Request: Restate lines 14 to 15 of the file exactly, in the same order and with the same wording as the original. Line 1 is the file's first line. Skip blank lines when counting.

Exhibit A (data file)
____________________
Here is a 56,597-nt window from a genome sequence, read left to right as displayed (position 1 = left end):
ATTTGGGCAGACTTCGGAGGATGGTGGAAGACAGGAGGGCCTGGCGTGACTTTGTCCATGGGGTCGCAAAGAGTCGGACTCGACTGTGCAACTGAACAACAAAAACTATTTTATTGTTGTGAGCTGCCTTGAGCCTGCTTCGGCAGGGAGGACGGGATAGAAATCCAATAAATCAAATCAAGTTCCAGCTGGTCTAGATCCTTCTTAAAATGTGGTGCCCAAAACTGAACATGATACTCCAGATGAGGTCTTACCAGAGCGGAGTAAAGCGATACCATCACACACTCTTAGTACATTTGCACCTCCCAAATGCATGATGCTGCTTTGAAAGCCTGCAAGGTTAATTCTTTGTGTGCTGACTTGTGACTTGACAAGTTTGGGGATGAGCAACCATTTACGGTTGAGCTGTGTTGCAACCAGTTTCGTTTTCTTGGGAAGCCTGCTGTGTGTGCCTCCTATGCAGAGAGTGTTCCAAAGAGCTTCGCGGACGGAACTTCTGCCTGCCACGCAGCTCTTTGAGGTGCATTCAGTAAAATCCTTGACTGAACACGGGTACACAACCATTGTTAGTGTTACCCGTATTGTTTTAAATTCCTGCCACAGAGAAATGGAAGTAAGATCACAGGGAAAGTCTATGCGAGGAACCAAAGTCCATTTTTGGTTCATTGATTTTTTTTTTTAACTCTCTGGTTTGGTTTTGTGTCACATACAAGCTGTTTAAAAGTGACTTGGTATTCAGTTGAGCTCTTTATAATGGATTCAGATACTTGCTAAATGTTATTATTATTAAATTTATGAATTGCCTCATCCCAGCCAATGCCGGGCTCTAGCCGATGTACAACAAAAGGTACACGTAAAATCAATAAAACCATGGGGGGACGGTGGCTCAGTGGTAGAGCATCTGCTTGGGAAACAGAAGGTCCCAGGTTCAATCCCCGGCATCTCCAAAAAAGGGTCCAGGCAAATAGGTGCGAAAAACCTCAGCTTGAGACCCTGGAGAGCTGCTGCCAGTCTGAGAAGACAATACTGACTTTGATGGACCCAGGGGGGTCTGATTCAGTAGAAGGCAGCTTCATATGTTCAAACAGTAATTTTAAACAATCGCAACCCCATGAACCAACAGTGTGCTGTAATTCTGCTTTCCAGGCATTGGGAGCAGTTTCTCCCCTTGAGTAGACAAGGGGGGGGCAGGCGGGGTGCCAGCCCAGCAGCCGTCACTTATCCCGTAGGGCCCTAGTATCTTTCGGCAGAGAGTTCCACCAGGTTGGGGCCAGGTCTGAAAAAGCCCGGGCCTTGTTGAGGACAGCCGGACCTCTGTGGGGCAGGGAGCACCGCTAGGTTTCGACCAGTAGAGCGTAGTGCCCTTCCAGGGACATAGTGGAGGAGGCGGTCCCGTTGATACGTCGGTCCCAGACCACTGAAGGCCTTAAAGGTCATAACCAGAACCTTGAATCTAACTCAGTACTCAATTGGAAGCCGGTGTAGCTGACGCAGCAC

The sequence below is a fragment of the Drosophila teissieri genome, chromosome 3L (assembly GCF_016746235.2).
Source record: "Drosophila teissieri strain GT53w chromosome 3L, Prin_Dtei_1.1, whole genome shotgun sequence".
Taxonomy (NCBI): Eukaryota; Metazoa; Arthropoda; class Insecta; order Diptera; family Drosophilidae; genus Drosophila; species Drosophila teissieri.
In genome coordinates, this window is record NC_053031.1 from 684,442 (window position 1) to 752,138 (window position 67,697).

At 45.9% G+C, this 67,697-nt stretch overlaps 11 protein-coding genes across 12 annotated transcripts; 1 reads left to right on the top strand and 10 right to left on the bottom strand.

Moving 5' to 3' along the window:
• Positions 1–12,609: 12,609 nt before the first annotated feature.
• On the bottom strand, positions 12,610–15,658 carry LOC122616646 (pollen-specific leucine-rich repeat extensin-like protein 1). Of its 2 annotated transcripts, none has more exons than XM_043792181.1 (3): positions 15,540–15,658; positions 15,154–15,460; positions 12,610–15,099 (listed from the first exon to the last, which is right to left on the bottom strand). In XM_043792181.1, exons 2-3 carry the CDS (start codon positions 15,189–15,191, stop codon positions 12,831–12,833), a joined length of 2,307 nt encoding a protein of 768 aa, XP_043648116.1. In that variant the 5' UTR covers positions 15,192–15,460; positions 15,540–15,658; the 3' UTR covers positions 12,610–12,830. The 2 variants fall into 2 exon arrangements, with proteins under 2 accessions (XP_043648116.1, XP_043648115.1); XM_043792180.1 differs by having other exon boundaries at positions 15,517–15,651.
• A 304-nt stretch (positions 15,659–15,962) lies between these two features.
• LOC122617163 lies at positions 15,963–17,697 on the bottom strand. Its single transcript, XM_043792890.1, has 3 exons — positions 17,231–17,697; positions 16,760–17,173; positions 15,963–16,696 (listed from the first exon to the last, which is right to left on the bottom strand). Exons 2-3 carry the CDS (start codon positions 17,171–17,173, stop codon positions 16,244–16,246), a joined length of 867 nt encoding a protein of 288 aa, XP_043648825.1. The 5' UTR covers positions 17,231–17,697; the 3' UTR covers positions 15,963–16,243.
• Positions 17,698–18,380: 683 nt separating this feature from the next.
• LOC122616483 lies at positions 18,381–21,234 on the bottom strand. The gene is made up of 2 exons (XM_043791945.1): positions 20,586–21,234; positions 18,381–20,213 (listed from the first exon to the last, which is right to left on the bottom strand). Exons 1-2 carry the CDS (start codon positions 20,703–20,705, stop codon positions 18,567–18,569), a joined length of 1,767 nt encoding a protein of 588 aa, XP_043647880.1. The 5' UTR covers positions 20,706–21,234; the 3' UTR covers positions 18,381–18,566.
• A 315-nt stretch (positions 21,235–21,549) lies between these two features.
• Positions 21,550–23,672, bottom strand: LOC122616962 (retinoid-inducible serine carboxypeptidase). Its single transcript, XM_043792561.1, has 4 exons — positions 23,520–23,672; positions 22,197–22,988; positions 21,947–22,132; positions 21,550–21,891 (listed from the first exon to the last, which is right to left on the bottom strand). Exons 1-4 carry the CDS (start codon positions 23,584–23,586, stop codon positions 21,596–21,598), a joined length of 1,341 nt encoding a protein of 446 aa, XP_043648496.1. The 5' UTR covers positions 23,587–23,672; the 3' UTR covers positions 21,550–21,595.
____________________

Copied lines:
• LOC122616483 lies at positions 18,381–21,234 on the bottom strand. The gene is made up of 2 exons (XM_043791945.1): positions 20,586–21,234; positions 18,381–20,213 (listed from the first exon to the last, which is right to left on the bottom strand). Exons 1-2 carry the CDS (start codon positions 20,703–20,705, stop codon positions 18,567–18,569), a joined length of 1,767 nt encoding a protein of 588 aa, XP_043647880.1. The 5' UTR covers positions 20,706–21,234; the 3' UTR covers positions 18,381–18,566.
• A 315-nt stretch (positions 21,235–21,549) lies between these two features.